Why we need to let designer-makers get sustainability wrong Skip to content

Why we need to let designer-makers get sustainability wrong (Dezeen)

Why we need to let designer-makers get sustainability wrong

The fear of being called out for ‘greenwashing’ is paralysing designer-makers into doing nothing on the climate crisis, says founder and director of Making Design Circular, Katie Treggiden. It’s time to let them make mistakes.

‘Carbon washing is the new greenwashing.’ ‘H&M called out for “greenwashing” in its Conscious fashion collection,’ and ‘Greenwashing won’t wash’ – all Dezeen headlines from the past few years. In fact, the last one was mine. And it’s important that we call out greenwashing – the practice of making false environmental claims in order to sell products, services or policies.

With 66% of all shoppers, rising to 75% among millennials, saying they consider sustainability when making a purchase,[1] the reward is clear. But making products and services truly environmentally responsible takes time, money, and effort, and the road to get there is full of nuance, compromises and trade-offs – none of which makes for easy profits or simple advertising slogans, so companies lie, exaggerate and bend the truth to scoop those sales.

Advertising and sales are hardly known for being bastions of honesty, but there is a bigger downside to greenwashing than simply misleading consumers into buying something they didn’t want. All the time, money, and effort invested into these practices is not being spent on actually becoming more sustainable – and companies are let off the hook. Meanwhile, the consumers who are misled are not investing their money in the companies that are sincerely trying to do things better. ‘Greenwashing perpetuates the status quo because it leads specifiers, end users – everyone in the chain – to believe that they are doing better than they actually are from a sustainability point of view,’ says founder of content marketing agency Hattrick, Malin Cunningham. ‘Equally, the businesses doing the greenwashing have no incentive to improve.’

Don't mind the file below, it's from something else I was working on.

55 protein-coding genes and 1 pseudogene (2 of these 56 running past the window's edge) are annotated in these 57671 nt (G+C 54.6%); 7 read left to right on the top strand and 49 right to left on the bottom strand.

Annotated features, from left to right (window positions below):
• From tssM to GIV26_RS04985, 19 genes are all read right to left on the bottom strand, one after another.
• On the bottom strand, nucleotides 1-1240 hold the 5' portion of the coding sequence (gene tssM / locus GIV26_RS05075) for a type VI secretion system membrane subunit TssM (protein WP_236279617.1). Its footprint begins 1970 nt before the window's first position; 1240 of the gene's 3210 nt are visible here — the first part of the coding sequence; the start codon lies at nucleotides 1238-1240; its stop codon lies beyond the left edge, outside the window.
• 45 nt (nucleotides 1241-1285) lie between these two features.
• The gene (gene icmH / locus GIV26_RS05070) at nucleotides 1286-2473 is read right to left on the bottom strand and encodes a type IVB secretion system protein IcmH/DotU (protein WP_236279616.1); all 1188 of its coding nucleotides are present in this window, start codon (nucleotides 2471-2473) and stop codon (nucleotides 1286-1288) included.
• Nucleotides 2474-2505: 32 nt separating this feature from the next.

However, all these headlines are striking fear into the hearts of designers, makers, interior designers and architects who want to do the right thing, but haven’t quite got it all worked out yet. In a poll of my community of designer-makers, 100% said that fear of getting it wrong had stalled progress on sustainability-driven projects. Cancel culture and call-out culture are particularly prevalent on social media, which often lacks the nuance for proper discussions about environmentalism and yet, those are the very spaces in which small creative businesses are promoting their products and services.

The importance of failure in creativity is well documented: for example, the 5,126 failed prototypes James Dyson went through before finally cracking the technology behind his eponymous vacuum cleaner; the Thomas Edison quote: ‘I have not failed 700 times. I have succeeding in proving that those 700 ways will not work’; the fact that Walt Disney’s first film company went bankrupt before he turned 21. But perhaps we’ve heard them so many times that we’ve forgotten what they mean.